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Why avoiding conflicts of interest matters in the investment business
On July 11, 2017
Originally published on the Conflict of Interest Blog, July 10, 2017
By Knut A. Rostad
Introduction. This commentary would never be written in most professional settings today. The reason: avoiding conflicts obviously matters. It’s self-evident. Yet, in many quarters in brokerage and investment advice, it’s not self-evident at all. Instead, in these quarters conflicts are deemed quite acceptable or even beneficial. This is why the commonsense and logic in the voices of these eight investment advisers is important. In the market place today, they are usually overwhelmed by conflicted product recommendations that are packaged as “trusted advice.” This is why the research was conducted and this commentary was written.
On July 7th the Institute for the Fiduciary Standard released a white paper on Securities & Exchange Commission (SEC) registered investment advisers’ (RIAs) disclosure of various conflicts of interests. The disclosures are drawn the form ADV, an SEC required disclosure, of 135 RIAs. 1.This paper focuses on 25 of the 135 RIAs that go an additional step and further minimize their conflicts by refraining from certain practices. The 25 firms are identified and eight firm principals comment on ‘Why avoiding conflicts of interest matters.’
Their remarks address topics from the philosophical to the practical. They can be distilled to ‘Avoiding conflicts is essential to providing true advice.’ Of particular note:
– These firm principals believe their mandate is to avoid conflicts; it is not to disclose conflicts. Why? Disclosing conflicts can limit or taint the client relationship, add burdens to the firm and confuse staff.
– Avoiding conflicts reinforces objective advice. Clients sense the difference, that objective advice is not conflicted advice and a product recommendation. They sense the difference between a client advocate and a product advocate. With a client advocate, clients tend to be more trusting and respectful and have deeper advisor relationships. They show greater confidence in the advice rendered and in their own financial situation. This is powerful.
The eight advisors (and firms) are: Michael Delgass (Sontag Advisory), Derek Holman (EP Wealth Advisors), Joel Isaacson (Joel Isaacson & Company), Josh Itzoe (Greenspring Wealth Management), Ross Levin (Accredited Investors), Dan Moisand, (Moisand Fitzgerald Tamayo), Tom Orecchio (Modera Wealth Management) and Patrick Sweeny (Symmetry).
The full remarks of each advisor are in the paper linked to above . Key excerpts are selected here.
Early career experiences in brokerage firms
Patrick Sweeny, “I was taken aback by how much pressure there was (at a brokerage) to sell proprietary products… Derek Holmanadds he was told, “Success in the industry depends on selling and not on advising.” Tom Orecchio recalls he started in a firm with commissions and an annual sales contest where prizes and trips were awarded. “I was never comfortable. These incentives changed behavior and I did not like what I witnessed.”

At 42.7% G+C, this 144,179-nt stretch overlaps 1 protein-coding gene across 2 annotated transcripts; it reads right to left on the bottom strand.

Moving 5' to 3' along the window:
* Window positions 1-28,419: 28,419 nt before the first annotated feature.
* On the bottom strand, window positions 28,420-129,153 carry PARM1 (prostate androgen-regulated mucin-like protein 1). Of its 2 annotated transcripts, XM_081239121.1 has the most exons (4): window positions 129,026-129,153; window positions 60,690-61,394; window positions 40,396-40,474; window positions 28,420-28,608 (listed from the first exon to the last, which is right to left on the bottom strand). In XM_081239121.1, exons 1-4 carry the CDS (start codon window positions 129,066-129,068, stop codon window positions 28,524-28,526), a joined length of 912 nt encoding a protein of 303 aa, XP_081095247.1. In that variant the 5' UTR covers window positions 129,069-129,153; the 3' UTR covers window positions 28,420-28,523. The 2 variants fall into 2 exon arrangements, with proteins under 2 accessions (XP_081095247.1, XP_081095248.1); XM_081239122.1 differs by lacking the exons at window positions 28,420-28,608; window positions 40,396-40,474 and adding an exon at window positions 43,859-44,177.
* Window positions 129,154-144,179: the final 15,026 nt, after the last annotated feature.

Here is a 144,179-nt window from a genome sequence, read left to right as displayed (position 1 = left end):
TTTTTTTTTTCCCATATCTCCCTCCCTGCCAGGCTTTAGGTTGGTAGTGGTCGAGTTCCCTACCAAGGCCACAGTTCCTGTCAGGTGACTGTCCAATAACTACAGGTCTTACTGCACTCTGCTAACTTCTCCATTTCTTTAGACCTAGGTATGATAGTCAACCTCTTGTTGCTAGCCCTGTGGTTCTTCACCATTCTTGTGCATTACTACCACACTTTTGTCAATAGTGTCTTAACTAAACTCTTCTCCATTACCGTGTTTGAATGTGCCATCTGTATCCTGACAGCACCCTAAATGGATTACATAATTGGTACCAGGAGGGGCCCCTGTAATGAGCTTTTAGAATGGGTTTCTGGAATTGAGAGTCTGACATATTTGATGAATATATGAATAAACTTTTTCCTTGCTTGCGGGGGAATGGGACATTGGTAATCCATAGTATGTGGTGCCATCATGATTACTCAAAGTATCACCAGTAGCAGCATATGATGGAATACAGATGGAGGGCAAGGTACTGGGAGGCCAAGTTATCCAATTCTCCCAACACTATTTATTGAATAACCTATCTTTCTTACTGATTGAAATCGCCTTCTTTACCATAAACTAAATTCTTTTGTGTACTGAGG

Fees, planning versus asset growth
Joel Isaacson, “There is a tension between planning and asset management growth. Planning is as close to pure advice as we can get, where we can provide the greatest value.”
Clients: Conflicts undermine the value of your advice
Ross Levin says his clients know, “They receive our advice for only one reason … we believe it our best advice.” Dan Moisandsays it this way, “Clients take advice more to heart when they know it’s true advice.” Holman, who dropped insurance licenses three years ago, “There was always confusion when we would switch and disclose our sales biases. This was not the way we wanted to provide advice…. Straight fee only provides clarity and simplicity.”
Sweeny stresses, “We take a lot of time to make sure investors understand what they are paying. Total cost transparency is so important.” Holman adds, “Most investors we meet pay more in fees but don’t see it. With us, they generally pay less, but see it. When investors don’t see the fees they tend to think the services are free.” Josh Itzoe, “Full fee transparency … (creates) a depth of trust you can’t get otherwise. At the wire houses we felt conflicts and the lack of fee transparency created more of an adversarial relationship.”
Conflicts, professionalism and trust
Michael Delgass points out how “Firm culture matters. We aim to “walk this walk”, in part, by embedding issues of fiduciary due care and loyalty into our annual employee and executive reviews. Itzoe, “There is no doubt in my mind that conflicts around compensation prevents the advisory industry from being recognized as a true profession.” Moisand says conflicts must be avoided because managing conflicts doesn’t cut it for clients or the firm. “Managing conflicts requires the firm follow additional procedures… I don’t worry about conflicts I avoid.” Levin concludes, “Nothing is completely without conflict, but reducing conflicts as much as possible increases the likelihood of receiving objective, client-centered advice.
The Institute for the Fiduciary Standard
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